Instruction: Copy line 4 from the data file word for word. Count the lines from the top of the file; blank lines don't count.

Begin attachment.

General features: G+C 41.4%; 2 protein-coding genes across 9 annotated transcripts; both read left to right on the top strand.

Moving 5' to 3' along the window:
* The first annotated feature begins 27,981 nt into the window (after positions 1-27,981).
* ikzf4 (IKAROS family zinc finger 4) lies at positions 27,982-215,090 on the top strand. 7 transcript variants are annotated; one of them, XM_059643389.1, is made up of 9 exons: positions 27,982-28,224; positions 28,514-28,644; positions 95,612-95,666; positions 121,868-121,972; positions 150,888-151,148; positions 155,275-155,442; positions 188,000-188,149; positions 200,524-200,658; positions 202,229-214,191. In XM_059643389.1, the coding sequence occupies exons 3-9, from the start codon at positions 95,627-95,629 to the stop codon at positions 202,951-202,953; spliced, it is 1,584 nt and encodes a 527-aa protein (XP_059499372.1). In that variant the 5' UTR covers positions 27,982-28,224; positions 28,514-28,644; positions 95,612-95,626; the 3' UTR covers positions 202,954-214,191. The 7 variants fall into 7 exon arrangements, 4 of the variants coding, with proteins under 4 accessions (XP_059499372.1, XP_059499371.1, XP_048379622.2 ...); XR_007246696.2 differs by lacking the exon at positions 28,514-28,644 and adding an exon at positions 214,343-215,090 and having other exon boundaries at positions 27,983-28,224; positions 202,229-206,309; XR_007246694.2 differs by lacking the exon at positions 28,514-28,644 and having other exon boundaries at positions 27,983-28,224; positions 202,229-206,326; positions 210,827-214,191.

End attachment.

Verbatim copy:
* ikzf4 (IKAROS family zinc finger 4) lies at positions 27,982-215,090 on the top strand. 7 transcript variants are annotated; one of them, XM_059643389.1, is made up of 9 exons: positions 27,982-28,224; positions 28,514-28,644; positions 95,612-95,666; positions 121,868-121,972; positions 150,888-151,148; positions 155,275-155,442; positions 188,000-188,149; positions 200,524-200,658; positions 202,229-214,191. In XM_059643389.1, the coding sequence occupies exons 3-9, from the start codon at positions 95,627-95,629 to the stop codon at positions 202,951-202,953; spliced, it is 1,584 nt and encodes a 527-aa protein (XP_059499372.1). In that variant the 5' UTR covers positions 27,982-28,224; positions 28,514-28,644; positions 95,612-95,626; the 3' UTR covers positions 202,954-214,191. The 7 variants fall into 7 exon arrangements, 4 of the variants coding, with proteins under 4 accessions (XP_059499372.1, XP_059499371.1, XP_048379622.2 ...); XR_007246696.2 differs by lacking the exon at positions 28,514-28,644 and adding an exon at positions 214,343-215,090 and having other exon boundaries at positions 27,983-28,224; positions 202,229-206,309; XR_007246694.2 differs by lacking the exon at positions 28,514-28,644 and having other exon boundaries at positions 27,983-28,224; positions 202,229-206,326; positions 210,827-214,191.